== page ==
Curing Chronic Pain in 21 Days: Part 2

What type of rager are you? 

If you haven't already read it, check out Part 1 to understand the hypocrisy of back pain and how I cured mine in 21 days. I know what you’re thinking: that it makes no sense for your brain to cause debilitating, chronic physical pain just to avoid confronting some previously unconscious rage. To fully understand this, we’ll need to go back to some of the roots of this work. Freud conceived of three components of the emotional mind, later labeled as the parent, adult and child. The parent and adult are found in both the conscious and unconscious mind and play a role in TMS, but it is the child that is key here. Just like an actual child, this part of the unconscious is self-involved, dependent, charming and very often illogical and irrational. Unlike a real child, it is also endlessly angry. This angry, irrational part of your unconscious would opt for you to face this incredibly painful distraction than what it deems to be an intolerable amount rage. 

So what kind of people are subject to this kind of unconscious rage? Pretty much all of us. Sarno believes most of it comes from three different sources:

  1. Rage that was generated during the time of infancy and childhood. 
  2. The daily rage that comes from the pressure we put on ourselves to stay driven or be perfectionists. 
  3. The rage that results from all of the little unacknowledged pressures of everyday life. 

Although we’re all subject to repressed rage from these sources, certain personality types have been shown to be more susceptible to TMS. Here are some of the traits that often tend to cause symptoms: 

  • Perfectionists: Projects have to be done perfectly, always needing to complete one task or another. Ignores own needs and feelings to complete tasks and putts well over 100% into everything they do. A clear picture of how everything should be and always has too much on their plate. 
  • People Pleasers: Usually adhere to what social, cultural or religious norms deem to be as “good” spouses, parents, children, employees, friends, etc., while failing to address their own needs. Often attempt to be the peacemakers during arguments, don’t speak their mind in confrontations and usually go along with others to avoid disagreements.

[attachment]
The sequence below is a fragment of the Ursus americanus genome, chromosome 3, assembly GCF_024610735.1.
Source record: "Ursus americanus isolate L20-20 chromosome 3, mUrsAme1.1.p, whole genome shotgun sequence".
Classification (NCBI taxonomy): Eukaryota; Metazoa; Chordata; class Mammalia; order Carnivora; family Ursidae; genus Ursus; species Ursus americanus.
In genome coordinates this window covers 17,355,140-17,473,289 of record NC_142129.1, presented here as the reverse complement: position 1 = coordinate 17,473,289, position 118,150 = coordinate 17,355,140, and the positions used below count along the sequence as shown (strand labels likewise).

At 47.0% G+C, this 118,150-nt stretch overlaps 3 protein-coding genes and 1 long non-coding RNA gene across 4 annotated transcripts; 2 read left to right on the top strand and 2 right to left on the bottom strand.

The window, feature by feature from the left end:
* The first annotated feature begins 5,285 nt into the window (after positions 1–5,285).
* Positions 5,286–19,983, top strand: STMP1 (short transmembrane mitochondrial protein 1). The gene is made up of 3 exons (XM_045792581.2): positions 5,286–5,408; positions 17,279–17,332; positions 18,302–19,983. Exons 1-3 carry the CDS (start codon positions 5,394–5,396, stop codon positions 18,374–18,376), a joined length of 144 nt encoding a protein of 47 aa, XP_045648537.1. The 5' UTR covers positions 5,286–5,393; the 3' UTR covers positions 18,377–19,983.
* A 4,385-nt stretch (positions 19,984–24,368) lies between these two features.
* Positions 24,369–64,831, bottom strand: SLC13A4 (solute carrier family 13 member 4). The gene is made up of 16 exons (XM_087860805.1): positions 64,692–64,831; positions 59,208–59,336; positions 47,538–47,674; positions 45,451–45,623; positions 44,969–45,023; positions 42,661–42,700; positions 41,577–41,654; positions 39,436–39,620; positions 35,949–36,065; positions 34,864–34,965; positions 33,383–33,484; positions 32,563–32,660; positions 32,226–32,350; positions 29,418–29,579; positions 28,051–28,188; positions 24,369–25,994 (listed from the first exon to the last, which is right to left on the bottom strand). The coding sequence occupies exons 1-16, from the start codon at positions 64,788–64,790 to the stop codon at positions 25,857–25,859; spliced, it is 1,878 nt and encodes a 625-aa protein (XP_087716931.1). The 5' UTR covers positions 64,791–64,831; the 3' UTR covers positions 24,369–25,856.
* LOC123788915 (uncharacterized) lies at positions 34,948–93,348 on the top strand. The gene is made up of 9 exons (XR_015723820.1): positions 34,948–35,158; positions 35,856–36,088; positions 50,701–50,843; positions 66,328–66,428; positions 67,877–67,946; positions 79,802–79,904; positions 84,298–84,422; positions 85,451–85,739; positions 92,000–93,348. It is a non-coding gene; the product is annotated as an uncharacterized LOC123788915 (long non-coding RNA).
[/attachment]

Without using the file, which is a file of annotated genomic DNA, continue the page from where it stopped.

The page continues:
• Legalists: Always feel their view is right and tend to think the world would be better if more people thought like they did. Takes them a long time to make a decision because they are so worried about making the wrong choice. 
  • Stoics: Have a hard time expressing their emotions so they often hold them in. Embarrassed to cry in front of friends or family and feel a sense of control in their life when able to control their emotions. 
  • Driven by Anxiety & Fear: Always worried that a situation might yield the worst possible outcome. Nervous meeting new people, afraid people will reject them if what they were really all about were discovered. Fearful of the worst possible outcome of doctor's visits. 
  • Low Self-Esteem: Question their ability to do things competently, get anxious in crowded rooms or when meeting new people. Do not feel like they are as well liked as others and do not feel like they deserve praise or compliments. 
  • Hostile and Aggressive: Low tolerance for those who make mistakes, easily subject to road-rage, little events make them react in an extreme manner. When involved in a conflict they are always convinced the problem is someone else’s as opposed to theirs. 
  • Dependents: Like it when other people make decisions for them. Being alone is frustrating and upsetting for them, prefer others to take the lead when making plans, avoid jobs that they know will be a challenge. End up in relationships where they are the one being taken care of. 

Creating the cure

So now you know why it happens and how it works. So how do you fix it? Well, you actually just started to. The foundation of a TMS cure is knowledge. The biggest pill to swallow is that you don’t have a physiological problem, you have a psychological one. The only thing harder to believe is that accepting this diagnosis begins to pull the veil back from the ploy of the unconscious, thus making the distraction of pain ineffective. It’s like you’re saying to your brain, “Sorry, buddy. I know what you're doing and the jig is up.” Many people, like myself, were cured just by reading the book. Others require a bit more work and benefit greatly from psychotherapy.